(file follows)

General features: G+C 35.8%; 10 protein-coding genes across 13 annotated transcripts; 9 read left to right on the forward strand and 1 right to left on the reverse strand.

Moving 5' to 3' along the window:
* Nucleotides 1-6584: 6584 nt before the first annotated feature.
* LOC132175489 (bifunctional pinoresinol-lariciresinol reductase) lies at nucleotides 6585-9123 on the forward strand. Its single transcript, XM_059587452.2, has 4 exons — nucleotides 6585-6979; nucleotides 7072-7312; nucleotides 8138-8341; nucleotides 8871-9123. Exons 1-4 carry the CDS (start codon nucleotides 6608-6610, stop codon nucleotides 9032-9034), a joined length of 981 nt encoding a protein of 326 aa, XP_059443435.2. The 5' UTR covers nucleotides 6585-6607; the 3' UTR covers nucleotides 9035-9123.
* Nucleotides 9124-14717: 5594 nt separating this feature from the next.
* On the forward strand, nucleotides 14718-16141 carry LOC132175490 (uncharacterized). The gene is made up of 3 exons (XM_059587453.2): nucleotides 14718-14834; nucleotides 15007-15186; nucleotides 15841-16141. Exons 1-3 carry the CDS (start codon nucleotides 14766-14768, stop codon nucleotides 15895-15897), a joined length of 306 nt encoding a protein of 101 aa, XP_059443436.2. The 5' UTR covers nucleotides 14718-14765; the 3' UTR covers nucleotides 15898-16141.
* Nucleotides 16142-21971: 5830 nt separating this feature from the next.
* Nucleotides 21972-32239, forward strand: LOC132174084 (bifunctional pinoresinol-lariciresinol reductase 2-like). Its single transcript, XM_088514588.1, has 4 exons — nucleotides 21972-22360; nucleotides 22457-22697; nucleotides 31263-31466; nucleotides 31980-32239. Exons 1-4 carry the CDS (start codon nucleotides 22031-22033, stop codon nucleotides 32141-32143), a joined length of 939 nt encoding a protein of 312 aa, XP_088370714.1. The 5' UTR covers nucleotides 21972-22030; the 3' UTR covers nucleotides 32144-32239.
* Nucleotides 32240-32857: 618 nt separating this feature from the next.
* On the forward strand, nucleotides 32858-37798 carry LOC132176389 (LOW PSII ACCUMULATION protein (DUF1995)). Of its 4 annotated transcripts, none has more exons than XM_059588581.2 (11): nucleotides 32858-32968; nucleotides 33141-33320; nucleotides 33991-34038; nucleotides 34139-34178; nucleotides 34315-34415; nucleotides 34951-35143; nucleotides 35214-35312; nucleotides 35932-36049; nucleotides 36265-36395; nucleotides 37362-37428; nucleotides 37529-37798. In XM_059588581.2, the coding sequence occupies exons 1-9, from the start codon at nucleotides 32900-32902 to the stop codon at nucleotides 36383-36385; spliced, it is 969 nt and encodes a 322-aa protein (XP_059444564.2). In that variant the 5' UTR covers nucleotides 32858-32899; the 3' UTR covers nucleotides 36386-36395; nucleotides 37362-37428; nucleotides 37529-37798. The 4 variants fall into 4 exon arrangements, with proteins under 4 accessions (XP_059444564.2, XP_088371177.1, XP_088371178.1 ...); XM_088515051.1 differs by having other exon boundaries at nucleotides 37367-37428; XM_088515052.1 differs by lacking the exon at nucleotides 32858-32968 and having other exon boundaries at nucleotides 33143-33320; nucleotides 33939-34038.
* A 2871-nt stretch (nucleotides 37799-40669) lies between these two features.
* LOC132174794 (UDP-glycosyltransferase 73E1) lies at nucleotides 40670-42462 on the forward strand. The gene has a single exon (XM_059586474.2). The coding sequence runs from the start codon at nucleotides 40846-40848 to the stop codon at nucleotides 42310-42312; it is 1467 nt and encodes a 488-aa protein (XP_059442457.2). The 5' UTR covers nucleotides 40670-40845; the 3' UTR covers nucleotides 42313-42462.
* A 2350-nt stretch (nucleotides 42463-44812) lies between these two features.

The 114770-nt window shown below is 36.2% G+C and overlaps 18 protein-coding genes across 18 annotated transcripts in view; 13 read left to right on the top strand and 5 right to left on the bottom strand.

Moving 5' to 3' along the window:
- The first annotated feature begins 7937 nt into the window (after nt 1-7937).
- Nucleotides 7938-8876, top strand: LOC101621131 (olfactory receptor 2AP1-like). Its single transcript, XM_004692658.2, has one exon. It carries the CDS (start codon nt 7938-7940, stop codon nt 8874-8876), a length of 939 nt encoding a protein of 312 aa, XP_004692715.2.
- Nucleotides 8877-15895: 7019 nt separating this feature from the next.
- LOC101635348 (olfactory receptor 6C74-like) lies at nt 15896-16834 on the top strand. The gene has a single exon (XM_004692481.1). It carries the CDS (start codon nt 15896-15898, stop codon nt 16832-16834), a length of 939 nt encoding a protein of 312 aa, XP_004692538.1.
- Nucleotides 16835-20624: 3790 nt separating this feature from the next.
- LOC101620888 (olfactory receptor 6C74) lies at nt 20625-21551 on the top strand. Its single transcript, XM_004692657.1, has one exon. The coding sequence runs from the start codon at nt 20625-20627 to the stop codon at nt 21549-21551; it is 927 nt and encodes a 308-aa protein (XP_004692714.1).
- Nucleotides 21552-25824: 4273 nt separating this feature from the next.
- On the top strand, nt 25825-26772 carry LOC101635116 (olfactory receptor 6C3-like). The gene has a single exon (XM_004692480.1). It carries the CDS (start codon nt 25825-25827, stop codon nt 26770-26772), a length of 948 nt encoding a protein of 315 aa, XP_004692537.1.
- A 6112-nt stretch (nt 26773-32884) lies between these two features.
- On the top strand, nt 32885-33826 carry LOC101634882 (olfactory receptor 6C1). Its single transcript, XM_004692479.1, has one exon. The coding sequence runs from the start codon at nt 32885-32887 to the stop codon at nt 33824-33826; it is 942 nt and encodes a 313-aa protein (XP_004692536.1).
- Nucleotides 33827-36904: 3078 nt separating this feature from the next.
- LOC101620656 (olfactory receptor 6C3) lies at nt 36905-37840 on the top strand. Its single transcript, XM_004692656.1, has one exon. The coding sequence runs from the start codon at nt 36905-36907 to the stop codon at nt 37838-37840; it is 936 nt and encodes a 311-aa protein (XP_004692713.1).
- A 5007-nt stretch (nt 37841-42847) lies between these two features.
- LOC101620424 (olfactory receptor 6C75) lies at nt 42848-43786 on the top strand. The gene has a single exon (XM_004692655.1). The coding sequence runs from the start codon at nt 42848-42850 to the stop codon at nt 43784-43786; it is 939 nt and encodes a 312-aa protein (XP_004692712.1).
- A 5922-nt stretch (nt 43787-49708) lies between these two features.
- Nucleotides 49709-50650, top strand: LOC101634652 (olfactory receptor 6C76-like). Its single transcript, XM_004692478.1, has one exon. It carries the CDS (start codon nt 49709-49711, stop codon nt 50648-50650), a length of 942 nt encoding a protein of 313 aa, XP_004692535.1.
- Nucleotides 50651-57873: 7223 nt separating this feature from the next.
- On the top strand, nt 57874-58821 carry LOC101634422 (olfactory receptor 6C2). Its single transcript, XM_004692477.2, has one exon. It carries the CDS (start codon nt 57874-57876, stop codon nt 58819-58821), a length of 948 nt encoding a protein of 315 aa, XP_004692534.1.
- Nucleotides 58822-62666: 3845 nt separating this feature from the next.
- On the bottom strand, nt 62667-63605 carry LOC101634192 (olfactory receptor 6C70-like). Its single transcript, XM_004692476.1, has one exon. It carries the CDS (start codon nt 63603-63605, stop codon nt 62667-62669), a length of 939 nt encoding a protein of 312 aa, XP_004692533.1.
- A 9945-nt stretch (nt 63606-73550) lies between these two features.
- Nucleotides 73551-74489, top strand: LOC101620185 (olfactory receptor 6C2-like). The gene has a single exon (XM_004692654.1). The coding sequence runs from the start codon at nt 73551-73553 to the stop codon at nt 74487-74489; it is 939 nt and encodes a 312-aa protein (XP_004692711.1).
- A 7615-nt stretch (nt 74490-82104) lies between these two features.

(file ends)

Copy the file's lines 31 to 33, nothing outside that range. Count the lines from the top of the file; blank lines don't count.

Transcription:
- Nucleotides 49709-50650, top strand: LOC101634652 (olfactory receptor 6C76-like). Its single transcript, XM_004692478.1, has one exon. It carries the CDS (start codon nt 49709-49711, stop codon nt 50648-50650), a length of 942 nt encoding a protein of 313 aa, XP_004692535.1.
- Nucleotides 50651-57873: 7223 nt separating this feature from the next.
- On the top strand, nt 57874-58821 carry LOC101634422 (olfactory receptor 6C2). Its single transcript, XM_004692477.2, has one exon. It carries the CDS (start codon nt 57874-57876, stop codon nt 58819-58821), a length of 948 nt encoding a protein of 315 aa, XP_004692534.1.